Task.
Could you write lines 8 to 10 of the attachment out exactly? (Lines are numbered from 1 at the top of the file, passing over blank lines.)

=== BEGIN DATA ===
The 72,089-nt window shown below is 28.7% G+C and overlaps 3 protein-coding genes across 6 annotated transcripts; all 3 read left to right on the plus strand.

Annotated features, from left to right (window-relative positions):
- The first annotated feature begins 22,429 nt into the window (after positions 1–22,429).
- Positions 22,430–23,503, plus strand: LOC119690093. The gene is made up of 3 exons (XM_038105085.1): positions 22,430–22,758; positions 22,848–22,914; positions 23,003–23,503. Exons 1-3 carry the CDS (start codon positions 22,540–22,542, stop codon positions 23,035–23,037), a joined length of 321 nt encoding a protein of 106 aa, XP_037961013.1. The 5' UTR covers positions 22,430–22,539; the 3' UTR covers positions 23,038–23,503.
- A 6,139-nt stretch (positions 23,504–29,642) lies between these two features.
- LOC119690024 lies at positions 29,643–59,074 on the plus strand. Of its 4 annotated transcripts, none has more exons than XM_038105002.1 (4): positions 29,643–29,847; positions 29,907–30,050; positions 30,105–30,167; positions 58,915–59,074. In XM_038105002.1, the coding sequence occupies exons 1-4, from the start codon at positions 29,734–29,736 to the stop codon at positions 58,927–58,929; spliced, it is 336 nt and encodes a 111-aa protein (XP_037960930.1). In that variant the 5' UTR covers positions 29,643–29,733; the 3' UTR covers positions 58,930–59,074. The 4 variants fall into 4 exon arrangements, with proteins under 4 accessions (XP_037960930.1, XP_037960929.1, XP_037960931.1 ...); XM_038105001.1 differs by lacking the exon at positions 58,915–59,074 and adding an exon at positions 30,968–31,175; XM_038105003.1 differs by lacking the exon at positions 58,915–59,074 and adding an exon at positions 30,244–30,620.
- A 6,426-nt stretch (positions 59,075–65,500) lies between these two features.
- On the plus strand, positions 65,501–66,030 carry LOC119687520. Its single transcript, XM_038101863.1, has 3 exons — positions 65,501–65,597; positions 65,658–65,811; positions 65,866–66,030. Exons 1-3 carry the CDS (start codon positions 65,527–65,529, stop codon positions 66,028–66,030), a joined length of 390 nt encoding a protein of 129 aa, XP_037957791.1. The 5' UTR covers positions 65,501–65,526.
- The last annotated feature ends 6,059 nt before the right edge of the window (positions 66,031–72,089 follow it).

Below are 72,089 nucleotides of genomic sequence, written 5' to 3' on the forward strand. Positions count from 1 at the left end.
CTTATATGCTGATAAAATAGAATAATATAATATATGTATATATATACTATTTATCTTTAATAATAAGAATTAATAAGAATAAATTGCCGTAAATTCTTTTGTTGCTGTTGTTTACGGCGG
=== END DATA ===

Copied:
- On the plus strand, positions 65,501–66,030 carry LOC119687520. Its single transcript, XM_038101863.1, has 3 exons — positions 65,501–65,597; positions 65,658–65,811; positions 65,866–66,030. Exons 1-3 carry the CDS (start codon positions 65,527–65,529, stop codon positions 66,028–66,030), a joined length of 390 nt encoding a protein of 129 aa, XP_037957791.1. The 5' UTR covers positions 65,501–65,526.
- The last annotated feature ends 6,059 nt before the right edge of the window (positions 66,031–72,089 follow it).

Below are 72,089 nucleotides of genomic sequence, written 5' to 3' on the forward strand. Positions count from 1 at the left end.